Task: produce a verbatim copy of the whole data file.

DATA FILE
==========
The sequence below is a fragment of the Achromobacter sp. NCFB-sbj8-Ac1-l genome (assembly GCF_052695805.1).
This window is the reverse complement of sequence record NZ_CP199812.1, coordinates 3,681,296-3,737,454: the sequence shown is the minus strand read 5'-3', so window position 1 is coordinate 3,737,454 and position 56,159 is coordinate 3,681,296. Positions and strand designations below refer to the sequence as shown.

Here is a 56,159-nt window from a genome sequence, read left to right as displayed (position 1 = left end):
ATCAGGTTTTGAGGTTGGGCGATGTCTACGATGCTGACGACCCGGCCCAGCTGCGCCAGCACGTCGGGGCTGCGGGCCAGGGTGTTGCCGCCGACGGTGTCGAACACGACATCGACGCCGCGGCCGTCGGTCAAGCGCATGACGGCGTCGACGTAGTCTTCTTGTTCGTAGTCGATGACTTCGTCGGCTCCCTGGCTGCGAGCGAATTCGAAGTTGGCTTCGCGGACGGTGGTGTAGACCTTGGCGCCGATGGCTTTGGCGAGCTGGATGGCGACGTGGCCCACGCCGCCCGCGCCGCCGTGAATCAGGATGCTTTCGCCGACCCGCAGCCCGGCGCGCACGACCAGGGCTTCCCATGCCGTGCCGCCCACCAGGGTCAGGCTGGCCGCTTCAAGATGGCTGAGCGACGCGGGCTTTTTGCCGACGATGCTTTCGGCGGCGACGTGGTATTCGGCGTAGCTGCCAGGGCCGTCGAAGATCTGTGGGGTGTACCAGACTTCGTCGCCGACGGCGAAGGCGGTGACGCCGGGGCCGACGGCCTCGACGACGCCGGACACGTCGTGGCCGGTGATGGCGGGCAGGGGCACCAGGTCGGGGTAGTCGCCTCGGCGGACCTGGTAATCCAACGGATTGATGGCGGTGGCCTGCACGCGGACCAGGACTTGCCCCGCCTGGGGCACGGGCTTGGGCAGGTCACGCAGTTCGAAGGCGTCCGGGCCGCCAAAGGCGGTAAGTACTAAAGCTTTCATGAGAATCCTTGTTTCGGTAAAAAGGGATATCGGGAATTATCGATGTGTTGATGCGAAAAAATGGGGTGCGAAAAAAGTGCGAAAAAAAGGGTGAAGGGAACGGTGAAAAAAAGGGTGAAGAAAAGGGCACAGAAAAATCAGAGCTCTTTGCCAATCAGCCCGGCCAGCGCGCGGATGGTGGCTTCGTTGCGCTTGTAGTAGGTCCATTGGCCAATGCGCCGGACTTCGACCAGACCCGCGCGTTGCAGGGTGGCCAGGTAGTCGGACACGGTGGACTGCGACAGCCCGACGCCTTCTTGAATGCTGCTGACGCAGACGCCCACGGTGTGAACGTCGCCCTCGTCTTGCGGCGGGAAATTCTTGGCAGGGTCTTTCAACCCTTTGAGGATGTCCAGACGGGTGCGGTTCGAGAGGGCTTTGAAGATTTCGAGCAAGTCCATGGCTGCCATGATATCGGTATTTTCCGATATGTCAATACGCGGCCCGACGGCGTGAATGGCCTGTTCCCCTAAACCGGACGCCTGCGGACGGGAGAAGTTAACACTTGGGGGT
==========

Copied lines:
The sequence below is a fragment of the Achromobacter sp. NCFB-sbj8-Ac1-l genome (assembly GCF_052695805.1).
This window is the reverse complement of sequence record NZ_CP199812.1, coordinates 3,681,296-3,737,454: the sequence shown is the minus strand read 5'-3', so window position 1 is coordinate 3,737,454 and position 56,159 is coordinate 3,681,296. Positions and strand designations below refer to the sequence as shown.

Here is a 56,159-nt window from a genome sequence, read left to right as displayed (position 1 = left end):
ATCAGGTTTTGAGGTTGGGCGATGTCTACGATGCTGACGACCCGGCCCAGCTGCGCCAGCACGTCGGGGCTGCGGGCCAGGGTGTTGCCGCCGACGGTGTCGAACACGACATCGACGCCGCGGCCGTCGGTCAAGCGCATGACGGCGTCGACGTAGTCTTCTTGTTCGTAGTCGATGACTTCGTCGGCTCCCTGGCTGCGAGCGAATTCGAAGTTGGCTTCGCGGACGGTGGTGTAGACCTTGGCGCCGATGGCTTTGGCGAGCTGGATGGCGACGTGGCCCACGCCGCCCGCGCCGCCGTGAATCAGGATGCTTTCGCCGACCCGCAGCCCGGCGCGCACGACCAGGGCTTCCCATGCCGTGCCGCCCACCAGGGTCAGGCTGGCCGCTTCAAGATGGCTGAGCGACGCGGGCTTTTTGCCGACGATGCTTTCGGCGGCGACGTGGTATTCGGCGTAGCTGCCAGGGCCGTCGAAGATCTGTGGGGTGTACCAGACTTCGTCGCCGACGGCGAAGGCGGTGACGCCGGGGCCGACGGCCTCGACGACGCCGGACACGTCGTGGCCGGTGATGGCGGGCAGGGGCACCAGGTCGGGGTAGTCGCCTCGGCGGACCTGGTAATCCAACGGATTGATGGCGGTGGCCTGCACGCGGACCAGGACTTGCCCCGCCTGGGGCACGGGCTTGGGCAGGTCACGCAGTTCGAAGGCGTCCGGGCCGCCAAAGGCGGTAAGTACTAAAGCTTTCATGAGAATCCTTGTTTCGGTAAAAAGGGATATCGGGAATTATCGATGTGTTGATGCGAAAAAATGGGGTGCGAAAAAAGTGCGAAAAAAAGGGTGAAGGGAACGGTGAAAAAAAGGGTGAAGAAAAGGGCACAGAAAAATCAGAGCTCTTTGCCAATCAGCCCGGCCAGCGCGCGGATGGTGGCTTCGTTGCGCTTGTAGTAGGTCCATTGGCCAATGCGCCGGACTTCGACCAGACCCGCGCGTTGCAGGGTGGCCAGGTAGTCGGACACGGTGGACTGCGACAGCCCGACGCCTTCTTGAATGCTGCTGACGCAGACGCCCACGGTGTGAACGTCGCCCTCGTCTTGCGGCGGGAAATTCTTGGCAGGGTCTTTCAACCCTTTGAGGATGTCCAGACGGGTGCGGTTCGAGAGGGCTTTGAAGATTTCGAGCAAGTCCATGGCTGCCATGATATCGGTATTTTCCGATATGTCAATACGCGGCCCGACGGCGTGAATGGCCTGTTCCCCTAAACCGGACGCCTGCGGACGGGAGAAGTTAACACTTGGGGGT